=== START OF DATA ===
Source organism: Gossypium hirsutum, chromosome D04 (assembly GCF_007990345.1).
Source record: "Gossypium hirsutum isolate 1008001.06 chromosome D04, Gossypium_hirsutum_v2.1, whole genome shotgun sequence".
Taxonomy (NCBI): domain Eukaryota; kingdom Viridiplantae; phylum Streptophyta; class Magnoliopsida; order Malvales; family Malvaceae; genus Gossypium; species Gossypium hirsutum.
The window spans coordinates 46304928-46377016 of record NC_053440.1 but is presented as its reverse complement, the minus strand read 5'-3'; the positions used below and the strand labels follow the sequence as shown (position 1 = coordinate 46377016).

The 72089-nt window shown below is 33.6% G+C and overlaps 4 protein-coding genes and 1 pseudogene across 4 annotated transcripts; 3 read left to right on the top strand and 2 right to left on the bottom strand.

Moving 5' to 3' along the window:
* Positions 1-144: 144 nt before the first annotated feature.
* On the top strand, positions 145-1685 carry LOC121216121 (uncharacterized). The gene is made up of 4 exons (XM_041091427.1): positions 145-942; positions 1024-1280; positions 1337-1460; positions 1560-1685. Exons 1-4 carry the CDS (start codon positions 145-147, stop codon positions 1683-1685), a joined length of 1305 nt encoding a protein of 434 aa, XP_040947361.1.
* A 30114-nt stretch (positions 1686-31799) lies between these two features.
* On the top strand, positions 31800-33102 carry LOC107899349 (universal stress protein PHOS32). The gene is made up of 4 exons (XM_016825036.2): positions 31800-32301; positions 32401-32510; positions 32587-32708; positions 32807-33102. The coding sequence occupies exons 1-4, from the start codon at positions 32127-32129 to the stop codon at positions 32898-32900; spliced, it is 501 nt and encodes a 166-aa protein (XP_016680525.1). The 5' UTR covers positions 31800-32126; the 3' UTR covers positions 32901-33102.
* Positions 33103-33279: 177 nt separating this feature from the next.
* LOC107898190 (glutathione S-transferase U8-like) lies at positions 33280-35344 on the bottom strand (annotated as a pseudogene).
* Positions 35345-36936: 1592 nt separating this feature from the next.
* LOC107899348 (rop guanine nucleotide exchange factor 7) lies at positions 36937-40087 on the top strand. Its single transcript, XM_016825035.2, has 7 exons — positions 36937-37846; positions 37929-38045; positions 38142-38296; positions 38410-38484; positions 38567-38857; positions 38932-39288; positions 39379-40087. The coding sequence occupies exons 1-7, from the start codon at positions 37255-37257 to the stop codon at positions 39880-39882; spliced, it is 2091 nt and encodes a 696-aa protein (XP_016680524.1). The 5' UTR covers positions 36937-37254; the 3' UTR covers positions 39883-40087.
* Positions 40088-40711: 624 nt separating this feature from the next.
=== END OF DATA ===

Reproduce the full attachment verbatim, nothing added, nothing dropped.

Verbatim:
Source organism: Gossypium hirsutum, chromosome D04 (assembly GCF_007990345.1).
Source record: "Gossypium hirsutum isolate 1008001.06 chromosome D04, Gossypium_hirsutum_v2.1, whole genome shotgun sequence".
Taxonomy (NCBI): domain Eukaryota; kingdom Viridiplantae; phylum Streptophyta; class Magnoliopsida; order Malvales; family Malvaceae; genus Gossypium; species Gossypium hirsutum.
The window spans coordinates 46304928-46377016 of record NC_053440.1 but is presented as its reverse complement, the minus strand read 5'-3'; the positions used below and the strand labels follow the sequence as shown (position 1 = coordinate 46377016).

The 72089-nt window shown below is 33.6% G+C and overlaps 4 protein-coding genes and 1 pseudogene across 4 annotated transcripts; 3 read left to right on the top strand and 2 right to left on the bottom strand.

Moving 5' to 3' along the window:
* Positions 1-144: 144 nt before the first annotated feature.
* On the top strand, positions 145-1685 carry LOC121216121 (uncharacterized). The gene is made up of 4 exons (XM_041091427.1): positions 145-942; positions 1024-1280; positions 1337-1460; positions 1560-1685. Exons 1-4 carry the CDS (start codon positions 145-147, stop codon positions 1683-1685), a joined length of 1305 nt encoding a protein of 434 aa, XP_040947361.1.
* A 30114-nt stretch (positions 1686-31799) lies between these two features.
* On the top strand, positions 31800-33102 carry LOC107899349 (universal stress protein PHOS32). The gene is made up of 4 exons (XM_016825036.2): positions 31800-32301; positions 32401-32510; positions 32587-32708; positions 32807-33102. The coding sequence occupies exons 1-4, from the start codon at positions 32127-32129 to the stop codon at positions 32898-32900; spliced, it is 501 nt and encodes a 166-aa protein (XP_016680525.1). The 5' UTR covers positions 31800-32126; the 3' UTR covers positions 32901-33102.
* Positions 33103-33279: 177 nt separating this feature from the next.
* LOC107898190 (glutathione S-transferase U8-like) lies at positions 33280-35344 on the bottom strand (annotated as a pseudogene).
* Positions 35345-36936: 1592 nt separating this feature from the next.
* LOC107899348 (rop guanine nucleotide exchange factor 7) lies at positions 36937-40087 on the top strand. Its single transcript, XM_016825035.2, has 7 exons — positions 36937-37846; positions 37929-38045; positions 38142-38296; positions 38410-38484; positions 38567-38857; positions 38932-39288; positions 39379-40087. The coding sequence occupies exons 1-7, from the start codon at positions 37255-37257 to the stop codon at positions 39880-39882; spliced, it is 2091 nt and encodes a 696-aa protein (XP_016680524.1). The 5' UTR covers positions 36937-37254; the 3' UTR covers positions 39883-40087.
* Positions 40088-40711: 624 nt separating this feature from the next.